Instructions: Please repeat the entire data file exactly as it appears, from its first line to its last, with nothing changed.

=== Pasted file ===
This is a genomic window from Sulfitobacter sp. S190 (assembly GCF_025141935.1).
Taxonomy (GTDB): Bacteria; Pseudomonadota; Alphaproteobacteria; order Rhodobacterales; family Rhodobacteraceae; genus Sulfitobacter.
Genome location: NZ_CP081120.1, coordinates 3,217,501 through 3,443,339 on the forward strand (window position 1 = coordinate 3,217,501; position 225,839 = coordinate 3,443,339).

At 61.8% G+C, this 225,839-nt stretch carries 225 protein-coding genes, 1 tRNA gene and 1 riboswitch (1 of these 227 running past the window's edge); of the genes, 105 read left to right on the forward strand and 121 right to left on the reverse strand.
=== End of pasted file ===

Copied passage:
This is a genomic window from Sulfitobacter sp. S190 (assembly GCF_025141935.1).
Taxonomy (GTDB): Bacteria; Pseudomonadota; Alphaproteobacteria; order Rhodobacterales; family Rhodobacteraceae; genus Sulfitobacter.
Genome location: NZ_CP081120.1, coordinates 3,217,501 through 3,443,339 on the forward strand (window position 1 = coordinate 3,217,501; position 225,839 = coordinate 3,443,339).

At 61.8% G+C, this 225,839-nt stretch carries 225 protein-coding genes, 1 tRNA gene and 1 riboswitch (1 of these 227 running past the window's edge); of the genes, 105 read left to right on the forward strand and 121 right to left on the reverse strand.